He brushed his hair off his forehead and sighed. “Well, now, that’s interesting. How do you know I’m family?”

Cassie twisted the clasp of her necklace. “Leif had been looking for you. I just followed your trail from where he left off.”

“Where's my manners today?” He wiped his hand down the front of his t-shirt and held it out to her. “Well, you found me, sweetheart. Luke Stanzione.”

She couldn't hide her expression of fear. He pulled his hand away with a look of shame before the drunken smile returned.

“Sorry to have bothered you. Maybe I can bring it to his dad,” Cassie said.

Luke slowly shook his head. “You’ll need to go to the Crownsville cemetery then. His dad’s been gone six years now.”

Cassie took a deep breath.
Great. What do I do now?

He held his hand out for the bible. “Let me see it.”

She passed it to him, and he balanced it against his knee. A quiet sound came out of him, almost a groan.

Cassie’s stomach twisted. She scooted to the edge of the couch and eyed the door. “It’s his family bible,” she said.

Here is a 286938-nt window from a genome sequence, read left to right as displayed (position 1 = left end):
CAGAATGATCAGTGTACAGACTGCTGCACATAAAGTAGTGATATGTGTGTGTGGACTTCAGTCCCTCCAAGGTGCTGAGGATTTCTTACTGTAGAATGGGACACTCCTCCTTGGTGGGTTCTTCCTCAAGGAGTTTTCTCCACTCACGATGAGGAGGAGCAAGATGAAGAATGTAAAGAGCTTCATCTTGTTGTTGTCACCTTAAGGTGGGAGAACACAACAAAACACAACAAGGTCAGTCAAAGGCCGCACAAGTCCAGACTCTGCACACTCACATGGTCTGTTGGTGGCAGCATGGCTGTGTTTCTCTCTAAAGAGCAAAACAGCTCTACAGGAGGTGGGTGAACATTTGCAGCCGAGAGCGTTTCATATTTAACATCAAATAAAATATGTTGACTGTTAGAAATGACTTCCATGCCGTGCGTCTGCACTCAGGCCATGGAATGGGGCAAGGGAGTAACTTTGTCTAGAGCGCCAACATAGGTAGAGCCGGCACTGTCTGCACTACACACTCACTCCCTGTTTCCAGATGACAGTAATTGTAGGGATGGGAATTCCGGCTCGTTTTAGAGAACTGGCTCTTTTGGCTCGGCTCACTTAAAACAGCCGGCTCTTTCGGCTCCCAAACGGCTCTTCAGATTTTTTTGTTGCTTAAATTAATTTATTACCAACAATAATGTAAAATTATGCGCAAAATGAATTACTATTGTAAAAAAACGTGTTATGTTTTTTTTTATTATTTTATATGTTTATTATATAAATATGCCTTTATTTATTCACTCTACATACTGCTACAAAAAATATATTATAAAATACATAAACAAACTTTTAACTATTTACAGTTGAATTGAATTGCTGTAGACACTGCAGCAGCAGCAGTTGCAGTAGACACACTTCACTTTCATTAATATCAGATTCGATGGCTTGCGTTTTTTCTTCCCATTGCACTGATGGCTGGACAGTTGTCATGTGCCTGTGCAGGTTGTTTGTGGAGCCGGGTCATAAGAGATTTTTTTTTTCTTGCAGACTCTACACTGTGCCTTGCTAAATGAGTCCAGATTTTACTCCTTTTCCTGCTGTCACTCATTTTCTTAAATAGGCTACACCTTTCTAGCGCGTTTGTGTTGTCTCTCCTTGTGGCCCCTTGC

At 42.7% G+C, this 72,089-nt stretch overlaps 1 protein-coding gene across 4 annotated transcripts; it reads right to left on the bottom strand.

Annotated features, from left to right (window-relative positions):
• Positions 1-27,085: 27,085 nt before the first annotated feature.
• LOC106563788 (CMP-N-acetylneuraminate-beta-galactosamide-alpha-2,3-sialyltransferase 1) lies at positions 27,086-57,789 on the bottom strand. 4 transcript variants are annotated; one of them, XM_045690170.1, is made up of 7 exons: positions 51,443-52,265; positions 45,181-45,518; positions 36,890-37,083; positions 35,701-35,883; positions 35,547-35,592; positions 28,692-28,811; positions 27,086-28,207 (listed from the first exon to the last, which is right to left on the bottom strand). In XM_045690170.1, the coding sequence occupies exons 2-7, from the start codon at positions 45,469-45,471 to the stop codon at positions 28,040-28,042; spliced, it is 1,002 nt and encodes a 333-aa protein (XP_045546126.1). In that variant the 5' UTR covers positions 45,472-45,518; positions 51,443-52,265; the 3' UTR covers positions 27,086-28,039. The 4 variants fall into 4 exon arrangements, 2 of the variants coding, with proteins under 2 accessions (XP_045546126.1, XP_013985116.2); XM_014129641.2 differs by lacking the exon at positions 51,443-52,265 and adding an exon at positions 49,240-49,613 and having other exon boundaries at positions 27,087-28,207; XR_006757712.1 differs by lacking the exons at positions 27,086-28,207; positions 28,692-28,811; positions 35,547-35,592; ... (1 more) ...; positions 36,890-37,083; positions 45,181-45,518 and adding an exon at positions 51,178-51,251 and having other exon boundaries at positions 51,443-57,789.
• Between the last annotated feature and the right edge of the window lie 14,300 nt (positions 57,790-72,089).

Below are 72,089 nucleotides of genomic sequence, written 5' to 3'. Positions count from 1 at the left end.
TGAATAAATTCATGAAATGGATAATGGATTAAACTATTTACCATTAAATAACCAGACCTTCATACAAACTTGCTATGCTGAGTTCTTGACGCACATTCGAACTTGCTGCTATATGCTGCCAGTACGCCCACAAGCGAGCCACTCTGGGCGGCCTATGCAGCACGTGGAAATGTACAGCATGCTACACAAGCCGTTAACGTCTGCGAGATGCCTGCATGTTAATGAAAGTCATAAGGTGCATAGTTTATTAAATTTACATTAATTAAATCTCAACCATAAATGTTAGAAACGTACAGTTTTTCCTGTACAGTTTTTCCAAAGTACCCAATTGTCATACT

“I know what it is.” Luke took a shaky breath. “I remember it from my Grandma’s house.” The muscles in his forearm flexed as he flipped the cover open. Scanning the pages, his hazel eyes darkened with pain.

He chucked the bible onto the coffee table, spilling the ashtray. Ashes and cigarette butts went flying, some settling down like crematory remains on top of the bible.

Cassie’s hand flew up to her mouth. She wanted to snatch Leif’s precious family relic up and run from the apartment. Biting the inside of her cheek, she tried to calm down.

Luke stood up and stalked into the corner of the studio that held the kitchen, and pulled a beer bottle from the fridge. After cracking it open, he took a long swig and stumbled back to his chair. Leaning forward, he balanced the beer bottle on top of the bible.

“Nice coaster. Thank you.” He smiled at her shocked face and then laughed. “Aww, what’s the matter? You come here expecting a big sappy thank you?”

“I came here for Leif.” She straightened her back. He winced at her words. “You meant something to him, so you meant something to me, too. I can tell he thought you were a good guy.”

His hands came up to rub his forehead, and then his eyes. A quiet curse dropped out of his mouth. “Stop. Please.”

“So, since you keep asking me, what were
you
doing at the house yesterday?”

Lifting his head, he looked back at her, his eyes wet.

“Time to leave, sweetheart.”

Chapter 7

C
assie stumbled
from the apartment with Luke’s hand at the small of her back guiding her out. He slammed the door on her heels.

What just happened in there?
Reaching for the wall to steady herself, she stood shaking in the hallway.
Breathe. Just breathe.

Instead she wanted to puke.